Exchange program at Darlington High a dream come true for French student

In Sally Weiland’s French class at Darlington High School (DHS), achieving success not only opens the door for good grades but also a chance to travel outside of the country. Sometimes, that traveling is reversed.

That was the case this year when 17-year-old Coline Bergeonneau from Poitiers, France, visited Darlington for two weeks. Bergeonneau participated in Weiland’s pen pal program for two years with now DHS graduate Ben Goodwill.

From left, Cassy Lloyd, Ben Goodwill and Coline Bergeonneau attend the Darlington High School versus Wilson High School varsity football game in August. Bergeonneau was an exchange student from Poitiers, France, who corresponded with Goodwill for two years through a pen pal program in Sally Weiland’s French class at Darlington High. Lloyd also participated in the program at Darlington.

Bergeonneau, who attends Lycée Victor Hugo high school in France, said it was a dream to travel to the United States.
“I remember when I first got my pen pal, I thought, ‘Well, maybe one day I can meet him,’” Bergeonneau said. “And it’s happening. It was my dream to come to America. I went, and I met friends. It’s amazing.”

Weiland funds the de facto “exchange program” on her own, because she recognizes the importance of her students’ exposure to new cultures and languages. After 31 years of teaching, Bergeonneau is Weiland’s 18th scholarship recipient and the first from France. Weiland also visits Poitiers, where she spends time in pen pals’ classrooms sharing her students’ information and a DHS yearbook.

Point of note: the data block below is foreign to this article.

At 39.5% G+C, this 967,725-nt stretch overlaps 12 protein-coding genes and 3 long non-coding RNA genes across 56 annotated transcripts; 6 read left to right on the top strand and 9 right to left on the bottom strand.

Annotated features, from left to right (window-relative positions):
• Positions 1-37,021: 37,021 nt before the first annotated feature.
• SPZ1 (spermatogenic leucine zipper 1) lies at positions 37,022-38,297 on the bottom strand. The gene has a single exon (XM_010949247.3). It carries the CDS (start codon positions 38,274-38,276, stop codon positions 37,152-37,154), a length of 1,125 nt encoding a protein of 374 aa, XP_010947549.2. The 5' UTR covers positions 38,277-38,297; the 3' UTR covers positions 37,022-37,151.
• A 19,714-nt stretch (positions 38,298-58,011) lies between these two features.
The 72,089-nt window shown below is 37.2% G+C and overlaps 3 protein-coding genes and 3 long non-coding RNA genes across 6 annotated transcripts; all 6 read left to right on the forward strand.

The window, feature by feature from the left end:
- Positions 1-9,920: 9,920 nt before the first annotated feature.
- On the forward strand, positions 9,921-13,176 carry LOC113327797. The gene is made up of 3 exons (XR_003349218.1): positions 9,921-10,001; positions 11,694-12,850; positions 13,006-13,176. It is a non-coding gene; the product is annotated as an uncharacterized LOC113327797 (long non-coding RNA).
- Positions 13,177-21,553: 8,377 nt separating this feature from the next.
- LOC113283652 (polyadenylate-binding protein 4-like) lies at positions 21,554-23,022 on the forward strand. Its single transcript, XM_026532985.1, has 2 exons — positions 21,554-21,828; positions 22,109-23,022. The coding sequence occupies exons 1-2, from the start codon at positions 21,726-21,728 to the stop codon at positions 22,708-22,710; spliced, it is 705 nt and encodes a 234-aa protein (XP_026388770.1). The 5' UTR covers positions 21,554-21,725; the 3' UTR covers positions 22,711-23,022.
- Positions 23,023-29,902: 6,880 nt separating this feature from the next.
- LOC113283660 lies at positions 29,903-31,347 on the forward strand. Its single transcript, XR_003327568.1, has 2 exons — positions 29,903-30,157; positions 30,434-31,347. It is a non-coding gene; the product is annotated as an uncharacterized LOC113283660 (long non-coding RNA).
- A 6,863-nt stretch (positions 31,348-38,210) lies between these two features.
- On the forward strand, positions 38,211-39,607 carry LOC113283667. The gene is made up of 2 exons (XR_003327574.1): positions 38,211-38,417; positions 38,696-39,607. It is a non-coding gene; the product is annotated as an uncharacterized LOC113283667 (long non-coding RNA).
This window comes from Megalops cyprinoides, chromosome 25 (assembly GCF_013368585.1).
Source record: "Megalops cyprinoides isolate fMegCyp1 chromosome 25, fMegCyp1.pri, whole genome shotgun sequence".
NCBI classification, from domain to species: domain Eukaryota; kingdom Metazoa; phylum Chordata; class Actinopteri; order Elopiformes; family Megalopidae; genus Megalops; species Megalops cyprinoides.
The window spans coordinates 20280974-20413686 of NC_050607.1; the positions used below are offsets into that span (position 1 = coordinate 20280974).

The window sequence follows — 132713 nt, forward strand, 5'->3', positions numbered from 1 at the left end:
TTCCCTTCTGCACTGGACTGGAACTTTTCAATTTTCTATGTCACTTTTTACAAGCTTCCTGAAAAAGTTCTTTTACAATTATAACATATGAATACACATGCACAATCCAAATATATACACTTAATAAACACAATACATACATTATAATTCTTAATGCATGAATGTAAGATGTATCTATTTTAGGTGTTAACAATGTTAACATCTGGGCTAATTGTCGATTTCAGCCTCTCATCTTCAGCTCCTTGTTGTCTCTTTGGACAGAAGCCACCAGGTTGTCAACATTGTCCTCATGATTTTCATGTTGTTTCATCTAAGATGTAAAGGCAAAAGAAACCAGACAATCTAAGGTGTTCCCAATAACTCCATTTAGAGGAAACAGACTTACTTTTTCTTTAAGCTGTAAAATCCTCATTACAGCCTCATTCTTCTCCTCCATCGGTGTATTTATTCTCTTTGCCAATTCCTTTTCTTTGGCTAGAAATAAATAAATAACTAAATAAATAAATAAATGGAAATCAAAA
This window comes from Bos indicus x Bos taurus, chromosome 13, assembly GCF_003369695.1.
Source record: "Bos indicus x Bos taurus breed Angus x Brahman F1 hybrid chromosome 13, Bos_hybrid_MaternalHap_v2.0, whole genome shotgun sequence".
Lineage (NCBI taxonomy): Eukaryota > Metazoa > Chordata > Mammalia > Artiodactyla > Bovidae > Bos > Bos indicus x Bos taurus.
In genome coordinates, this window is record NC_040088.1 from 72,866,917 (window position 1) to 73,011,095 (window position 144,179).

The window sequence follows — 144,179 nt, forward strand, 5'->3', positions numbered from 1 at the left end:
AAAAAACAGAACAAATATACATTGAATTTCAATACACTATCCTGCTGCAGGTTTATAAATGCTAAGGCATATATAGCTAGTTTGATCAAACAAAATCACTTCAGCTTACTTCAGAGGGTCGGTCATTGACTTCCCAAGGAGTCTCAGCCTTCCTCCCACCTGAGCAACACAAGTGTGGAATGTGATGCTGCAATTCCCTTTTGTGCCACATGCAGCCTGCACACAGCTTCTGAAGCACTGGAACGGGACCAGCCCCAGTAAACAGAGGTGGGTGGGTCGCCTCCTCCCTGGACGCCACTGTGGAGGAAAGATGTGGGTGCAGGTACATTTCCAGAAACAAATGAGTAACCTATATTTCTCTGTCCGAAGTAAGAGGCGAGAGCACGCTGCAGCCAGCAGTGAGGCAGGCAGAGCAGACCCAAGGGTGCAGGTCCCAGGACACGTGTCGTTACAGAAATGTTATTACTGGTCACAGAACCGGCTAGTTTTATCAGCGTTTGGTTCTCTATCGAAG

“It’s something I believe in,” Weiland said. “If we had more money, we could afford more students. That’s why I call them ambassadors, because they work so hard to earn the trip. I would love to be able to fund more students to go.”
The “ambassadors” earn the title by striving for academic success in Weiland’s classroom through fluency, grades and building their French-language portfolios. For Bergeonneau’s trip to Darlington, Goodwill and another of Weiland’s students, Cassy Lloyd, served as ambassadors. Lloyd participated in the pen pal program and was afforded a trip to Poitiers and Paris back in June.

Goodwill said it’s tough to explain the value of the experience to others.

“I mean, when learning French, what better way than with someone who is right around your age and is French,” Goodwill said. “This experience definitely bettered me as a student. Also, you really grow with someone when you have known them for more than two years and you finally get to meet them in person. They become more than a best friend – like family.”
The group went kayaking, visited the Florence Museum, traveled to Charleston and Myrtle Beach, caught a blockbuster at the movie theater, and spent plenty of time just hanging out.

“It’s better than I was imagining,” Bergeonneau said. “It’s incredible the feeling of saying yesterday we talked about problems (in person) just like we were friends.”

The entire experience proved to be a spur-of-the-moment birthday trip for Bergeonneau. That’s because on her birthday, Weiland proposed the idea. They agreed, and the plane ticket arrived digitally within minutes. Less than a month later, Bergeonneau hopped on a 10-hour flight to America.

“In the beginning, I just didn’t believe it,” Bergeonneau said. “And now my friends are jealous.”

Weiland said she enlisted Bergeonneau’s help in the classroom during her visit as an advisor for improving the pen pal program. The two worked to prepare videos, photos and descriptions of the DHS students to help in matching pen pals next year.

And while work always continues to improve the program, this year’s trip will certainly remain an exciting reminder of friendship and academic enrichment.

Author: Duane Childers

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